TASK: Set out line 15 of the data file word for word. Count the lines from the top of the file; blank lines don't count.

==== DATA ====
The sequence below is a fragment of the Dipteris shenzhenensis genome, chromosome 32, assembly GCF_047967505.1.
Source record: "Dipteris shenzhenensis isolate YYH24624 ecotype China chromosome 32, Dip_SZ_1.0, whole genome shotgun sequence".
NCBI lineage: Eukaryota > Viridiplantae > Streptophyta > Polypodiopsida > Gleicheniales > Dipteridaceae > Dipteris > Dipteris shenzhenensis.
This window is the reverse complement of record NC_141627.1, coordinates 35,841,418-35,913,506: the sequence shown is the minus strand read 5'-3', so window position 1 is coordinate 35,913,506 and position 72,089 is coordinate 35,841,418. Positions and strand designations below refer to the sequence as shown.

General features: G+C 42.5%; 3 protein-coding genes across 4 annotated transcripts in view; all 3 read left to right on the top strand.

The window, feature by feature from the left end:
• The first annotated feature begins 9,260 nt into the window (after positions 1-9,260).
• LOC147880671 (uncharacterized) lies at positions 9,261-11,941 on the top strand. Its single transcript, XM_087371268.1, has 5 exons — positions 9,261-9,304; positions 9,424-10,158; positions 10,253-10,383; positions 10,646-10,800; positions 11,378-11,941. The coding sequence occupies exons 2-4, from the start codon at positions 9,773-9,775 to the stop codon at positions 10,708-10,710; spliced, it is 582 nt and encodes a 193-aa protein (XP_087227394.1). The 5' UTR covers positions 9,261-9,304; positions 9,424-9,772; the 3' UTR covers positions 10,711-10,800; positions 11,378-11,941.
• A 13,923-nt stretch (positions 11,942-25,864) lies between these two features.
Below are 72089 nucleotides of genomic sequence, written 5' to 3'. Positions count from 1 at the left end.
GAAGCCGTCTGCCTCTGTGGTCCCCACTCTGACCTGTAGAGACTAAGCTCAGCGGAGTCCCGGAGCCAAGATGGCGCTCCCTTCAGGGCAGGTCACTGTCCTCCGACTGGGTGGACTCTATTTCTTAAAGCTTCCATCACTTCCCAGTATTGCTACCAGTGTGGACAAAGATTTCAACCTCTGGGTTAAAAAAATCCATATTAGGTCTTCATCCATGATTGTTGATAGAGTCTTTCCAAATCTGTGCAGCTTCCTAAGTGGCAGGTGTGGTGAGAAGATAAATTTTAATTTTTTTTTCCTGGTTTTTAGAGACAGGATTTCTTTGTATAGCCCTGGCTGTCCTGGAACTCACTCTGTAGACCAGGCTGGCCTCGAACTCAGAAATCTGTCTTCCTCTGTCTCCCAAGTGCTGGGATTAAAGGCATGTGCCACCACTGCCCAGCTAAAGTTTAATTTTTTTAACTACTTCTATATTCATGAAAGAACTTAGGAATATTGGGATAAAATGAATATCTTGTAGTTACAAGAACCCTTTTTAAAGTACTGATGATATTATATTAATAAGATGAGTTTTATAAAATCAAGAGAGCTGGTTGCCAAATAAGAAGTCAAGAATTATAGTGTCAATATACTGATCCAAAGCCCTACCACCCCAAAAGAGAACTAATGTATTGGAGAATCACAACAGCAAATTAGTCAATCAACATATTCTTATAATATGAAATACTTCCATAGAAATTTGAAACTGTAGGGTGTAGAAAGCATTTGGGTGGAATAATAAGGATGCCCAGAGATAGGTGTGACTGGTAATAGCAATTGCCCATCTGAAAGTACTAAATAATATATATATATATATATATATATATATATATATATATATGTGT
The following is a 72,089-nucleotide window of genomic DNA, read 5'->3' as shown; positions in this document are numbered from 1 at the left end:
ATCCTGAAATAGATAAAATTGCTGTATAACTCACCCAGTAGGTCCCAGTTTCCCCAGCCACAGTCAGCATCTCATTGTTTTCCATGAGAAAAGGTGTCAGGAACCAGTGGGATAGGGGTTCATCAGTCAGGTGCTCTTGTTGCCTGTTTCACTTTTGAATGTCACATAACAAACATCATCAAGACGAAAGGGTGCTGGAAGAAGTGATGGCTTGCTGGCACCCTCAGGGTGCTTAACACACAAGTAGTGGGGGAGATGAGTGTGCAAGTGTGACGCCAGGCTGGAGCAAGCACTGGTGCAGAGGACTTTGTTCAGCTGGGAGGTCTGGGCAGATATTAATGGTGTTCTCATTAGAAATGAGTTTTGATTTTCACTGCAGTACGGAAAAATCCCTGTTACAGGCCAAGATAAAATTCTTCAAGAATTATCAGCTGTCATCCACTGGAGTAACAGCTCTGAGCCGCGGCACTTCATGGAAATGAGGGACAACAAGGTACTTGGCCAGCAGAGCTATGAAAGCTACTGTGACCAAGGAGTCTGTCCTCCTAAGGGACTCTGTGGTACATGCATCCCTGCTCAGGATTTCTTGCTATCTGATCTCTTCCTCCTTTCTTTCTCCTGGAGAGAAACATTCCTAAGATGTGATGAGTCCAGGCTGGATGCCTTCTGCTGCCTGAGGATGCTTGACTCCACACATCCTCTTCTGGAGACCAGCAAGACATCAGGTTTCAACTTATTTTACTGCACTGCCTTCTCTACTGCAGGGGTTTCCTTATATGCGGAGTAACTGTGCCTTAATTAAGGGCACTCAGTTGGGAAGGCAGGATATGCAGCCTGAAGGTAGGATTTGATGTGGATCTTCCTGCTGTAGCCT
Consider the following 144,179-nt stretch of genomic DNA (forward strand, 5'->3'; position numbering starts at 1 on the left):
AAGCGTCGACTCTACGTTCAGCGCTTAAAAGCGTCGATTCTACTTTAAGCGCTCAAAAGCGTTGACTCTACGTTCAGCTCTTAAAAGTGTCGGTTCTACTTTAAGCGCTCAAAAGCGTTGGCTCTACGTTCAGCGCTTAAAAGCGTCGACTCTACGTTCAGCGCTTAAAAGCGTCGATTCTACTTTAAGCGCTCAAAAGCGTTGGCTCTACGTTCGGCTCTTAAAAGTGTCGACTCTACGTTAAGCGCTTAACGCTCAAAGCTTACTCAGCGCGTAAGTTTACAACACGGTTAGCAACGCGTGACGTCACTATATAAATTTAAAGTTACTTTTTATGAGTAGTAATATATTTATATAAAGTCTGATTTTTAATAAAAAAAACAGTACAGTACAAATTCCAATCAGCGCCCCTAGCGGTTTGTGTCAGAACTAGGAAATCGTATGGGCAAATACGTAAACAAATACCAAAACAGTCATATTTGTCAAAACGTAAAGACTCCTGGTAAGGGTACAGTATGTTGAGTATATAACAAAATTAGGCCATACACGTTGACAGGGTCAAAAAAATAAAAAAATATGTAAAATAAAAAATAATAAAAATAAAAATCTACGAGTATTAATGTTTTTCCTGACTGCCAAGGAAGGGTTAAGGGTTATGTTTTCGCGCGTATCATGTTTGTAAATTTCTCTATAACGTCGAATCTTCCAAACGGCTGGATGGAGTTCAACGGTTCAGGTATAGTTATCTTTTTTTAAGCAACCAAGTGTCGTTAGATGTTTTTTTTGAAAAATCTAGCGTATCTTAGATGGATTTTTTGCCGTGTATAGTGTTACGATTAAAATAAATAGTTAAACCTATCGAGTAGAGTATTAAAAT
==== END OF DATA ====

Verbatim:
AAGCGTCGACTCTACGTTCAGCGCTTAAAAGCGTCGATTCTACTTTAAGCGCTCAAAAGCGTTGACTCTACGTTCAGCTCTTAAAAGTGTCGGTTCTACTTTAAGCGCTCAAAAGCGTTGGCTCTACGTTCAGCGCTTAAAAGCGTCGACTCTACGTTCAGCGCTTAAAAGCGTCGATTCTACTTTAAGCGCTCAAAAGCGTTGGCTCTACGTTCGGCTCTTAAAAGTGTCGACTCTACGTTAAGCGCTTAACGCTCAAAGCTTACTCAGCGCGTAAGTTTACAACACGGTTAGCAACGCGTGACGTCACTATATAAATTTAAAGTTACTTTTTATGAGTAGTAATATATTTATATAAAGTCTGATTTTTAATAAAAAAAACAGTACAGTACAAATTCCAATCAGCGCCCCTAGCGGTTTGTGTCAGAACTAGGAAATCGTATGGGCAAATACGTAAACAAATACCAAAACAGTCATATTTGTCAAAACGTAAAGACTCCTGGTAAGGGTACAGTATGTTGAGTATATAACAAAATTAGGCCATACACGTTGACAGGGTCAAAAAAATAAAAAAATATGTAAAATAAAAAATAATAAAAATAAAAATCTACGAGTATTAATGTTTTTCCTGACTGCCAAGGAAGGGTTAAGGGTTATGTTTTCGCGCGTATCATGTTTGTAAATTTCTCTATAACGTCGAATCTTCCAAACGGCTGGATGGAGTTCAACGGTTCAGGTATAGTTATCTTTTTTTAAGCAACCAAGTGTCGTTAGATGTTTTTTTTGAAAAATCTAGCGTATCTTAGATGGATTTTTTGCCGTGTATAGTGTTACGATTAAAATAAATAGTTAAACCTATCGAGTAGAGTATTAAAAT